Thanks for the help! The examples were simple and I now have my program working correctly :). These are probably the clearest and the best examples around. But one thing was missing from all these examples... remember timeouts? Timeouts are nice. The recv waits for data till the end of times if the target host was down. Don't forget that :)
      Hi! I've been looking for UDP exampels as well, and i finally found it here! Thanks! But i'm having some problems with your send/receive script:( In my case i'm trying to query a game server (TF2). It runs on port 27015, so i changed PeerPort to 27015 and PeerAddr to my server ip. To get A2S_INFO (number of players, map, server name etc) i have to send a request UDP packet with the following info: "FF FF FF FF 54 53 6F 75 72 63 65 20 45 6E 67 69 6E 65 20 51 75 65 72 79 00 Source Engine Query". When the server gets this packet is should respond by sending this server info back. However, when i run the script nothing happens. It doesn't print anything:( I'm not sure about the LocalPort.. Nevertheless, i've been stuck with this for a long time now, and no one can help me out. Therefore i seek the wisdom of the monks. Thanks in advance! Url to the query protocol for those who are interested: http://developer.valvesoftware.com/wiki/Server_Queries
        Hmm, strange. I only posted once :(
        Are you sending that as a string, or are you 'pack'ing the bytes? Post your code for constructing the packet.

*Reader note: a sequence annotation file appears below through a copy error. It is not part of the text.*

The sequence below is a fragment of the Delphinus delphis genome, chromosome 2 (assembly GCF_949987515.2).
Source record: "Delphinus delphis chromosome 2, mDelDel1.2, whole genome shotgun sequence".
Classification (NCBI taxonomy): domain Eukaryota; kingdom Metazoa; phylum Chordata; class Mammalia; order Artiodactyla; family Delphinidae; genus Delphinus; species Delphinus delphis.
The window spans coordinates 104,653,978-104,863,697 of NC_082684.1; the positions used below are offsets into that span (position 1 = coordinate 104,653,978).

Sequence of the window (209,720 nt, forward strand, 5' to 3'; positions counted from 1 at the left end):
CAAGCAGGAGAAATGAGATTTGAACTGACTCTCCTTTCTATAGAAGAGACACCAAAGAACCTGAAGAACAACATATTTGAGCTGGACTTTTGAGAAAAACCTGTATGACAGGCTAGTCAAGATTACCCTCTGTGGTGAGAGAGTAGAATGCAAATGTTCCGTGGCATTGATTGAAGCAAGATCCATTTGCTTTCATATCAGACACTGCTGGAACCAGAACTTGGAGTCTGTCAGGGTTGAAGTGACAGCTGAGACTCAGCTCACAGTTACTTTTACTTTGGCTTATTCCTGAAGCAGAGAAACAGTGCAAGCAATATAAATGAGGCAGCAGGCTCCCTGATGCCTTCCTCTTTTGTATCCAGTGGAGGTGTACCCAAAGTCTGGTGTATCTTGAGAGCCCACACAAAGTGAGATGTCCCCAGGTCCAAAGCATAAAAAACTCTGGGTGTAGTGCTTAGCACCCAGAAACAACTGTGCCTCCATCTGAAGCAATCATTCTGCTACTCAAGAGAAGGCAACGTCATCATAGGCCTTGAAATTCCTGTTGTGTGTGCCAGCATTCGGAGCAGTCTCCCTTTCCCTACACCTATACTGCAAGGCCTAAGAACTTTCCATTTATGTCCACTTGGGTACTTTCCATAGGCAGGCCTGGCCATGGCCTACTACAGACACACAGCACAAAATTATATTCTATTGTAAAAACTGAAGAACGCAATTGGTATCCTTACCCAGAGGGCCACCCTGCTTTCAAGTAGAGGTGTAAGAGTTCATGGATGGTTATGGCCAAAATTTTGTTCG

Hi! I've been looking for UDP exampels as well, and i finally found it here! Thanks! But i'm having some problems with your send/receive script:( In my case i'm trying to query a game server (TF2). It runs on port 27015, so i changed PeerPort to 27015 and PeerAddr to my server ip. To get A2S_INFO (number of players, map, server name etc) i have to send a request UDP packet with the following info: FF FF FF FF 54 53 6F 75 72 63 65 20 45 6E 67 69 6E 65 20 51 75 65 72 79 00 Source Engine Query . When the server gets this packet is should respond by sending this server info back. However, when i run the script nothing happens. It doesn't print anything:( I'm not sure about the LocalPort.. Nevertheless, i've been stuck with this for a long time now, and no one can help me out. Therefore i seek the wisdom of the monks. Thanks in advance! Url to the query protocol for those who are interested: http://developer.valvesoftware.com/wiki/Server_Queries
Simple UDP example anyone?
by Anonymous Monk on Dec 05, 2001 at 13:51 UTC
    http://www.nd.edu/~lemmon/courses/UNIX/l6/node17.html try this link where u will find a UDP example for a client server
      Ofcourse that example is in C and this still isn't c-monks.org

      Greetz
      Beatnik
      ... Quidquid perl dictum sit, altum viditur.
Re: Simple UDP example anyone?
by Rex(Wrecks) (Curate) on Dec 06, 2001 at 00:03 UTC
    Again, I point to the (IMHO) definitive guide to Perl and Networks --> Network Programming with Perl by Lincoln D. Stein.

    It has several really good UDP samples with very well explained and documented walkthroughs

    "Nothing is sure but death and taxes" I say combine the two and its death to all taxes!
      Yup, also one of my favorite perl reads. Highly recommended for all kinds of perl network-type tasks. There's a whole chapter devoted to the UDP protocol (chapter 18 I think...).